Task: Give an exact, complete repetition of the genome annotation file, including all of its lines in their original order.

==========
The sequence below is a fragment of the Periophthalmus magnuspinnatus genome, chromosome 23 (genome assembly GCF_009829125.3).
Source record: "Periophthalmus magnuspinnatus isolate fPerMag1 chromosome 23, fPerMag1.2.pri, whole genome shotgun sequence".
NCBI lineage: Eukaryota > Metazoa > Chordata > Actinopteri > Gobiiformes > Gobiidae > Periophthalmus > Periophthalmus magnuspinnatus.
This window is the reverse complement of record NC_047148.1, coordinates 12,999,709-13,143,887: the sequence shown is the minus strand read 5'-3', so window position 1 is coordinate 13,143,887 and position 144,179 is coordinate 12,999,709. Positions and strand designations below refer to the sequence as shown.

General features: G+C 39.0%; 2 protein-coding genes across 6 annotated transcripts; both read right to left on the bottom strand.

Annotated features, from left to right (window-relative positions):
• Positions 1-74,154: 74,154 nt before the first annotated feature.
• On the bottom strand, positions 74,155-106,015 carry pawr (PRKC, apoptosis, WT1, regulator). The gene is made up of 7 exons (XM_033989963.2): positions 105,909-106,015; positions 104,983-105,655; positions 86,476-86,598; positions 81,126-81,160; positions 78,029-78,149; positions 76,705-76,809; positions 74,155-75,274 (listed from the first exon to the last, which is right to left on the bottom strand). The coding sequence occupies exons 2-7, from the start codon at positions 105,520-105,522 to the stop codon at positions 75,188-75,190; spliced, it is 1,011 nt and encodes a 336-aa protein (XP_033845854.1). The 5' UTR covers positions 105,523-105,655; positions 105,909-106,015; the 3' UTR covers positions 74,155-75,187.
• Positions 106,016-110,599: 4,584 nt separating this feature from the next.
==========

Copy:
The sequence below is a fragment of the Periophthalmus magnuspinnatus genome, chromosome 23 (genome assembly GCF_009829125.3).
Source record: "Periophthalmus magnuspinnatus isolate fPerMag1 chromosome 23, fPerMag1.2.pri, whole genome shotgun sequence".
NCBI lineage: Eukaryota > Metazoa > Chordata > Actinopteri > Gobiiformes > Gobiidae > Periophthalmus > Periophthalmus magnuspinnatus.
This window is the reverse complement of record NC_047148.1, coordinates 12,999,709-13,143,887: the sequence shown is the minus strand read 5'-3', so window position 1 is coordinate 13,143,887 and position 144,179 is coordinate 12,999,709. Positions and strand designations below refer to the sequence as shown.

General features: G+C 39.0%; 2 protein-coding genes across 6 annotated transcripts; both read right to left on the bottom strand.

Annotated features, from left to right (window-relative positions):
• Positions 1-74,154: 74,154 nt before the first annotated feature.
• On the bottom strand, positions 74,155-106,015 carry pawr (PRKC, apoptosis, WT1, regulator). The gene is made up of 7 exons (XM_033989963.2): positions 105,909-106,015; positions 104,983-105,655; positions 86,476-86,598; positions 81,126-81,160; positions 78,029-78,149; positions 76,705-76,809; positions 74,155-75,274 (listed from the first exon to the last, which is right to left on the bottom strand). The coding sequence occupies exons 2-7, from the start codon at positions 105,520-105,522 to the stop codon at positions 75,188-75,190; spliced, it is 1,011 nt and encodes a 336-aa protein (XP_033845854.1). The 5' UTR covers positions 105,523-105,655; positions 105,909-106,015; the 3' UTR covers positions 74,155-75,187.
• Positions 106,016-110,599: 4,584 nt separating this feature from the next.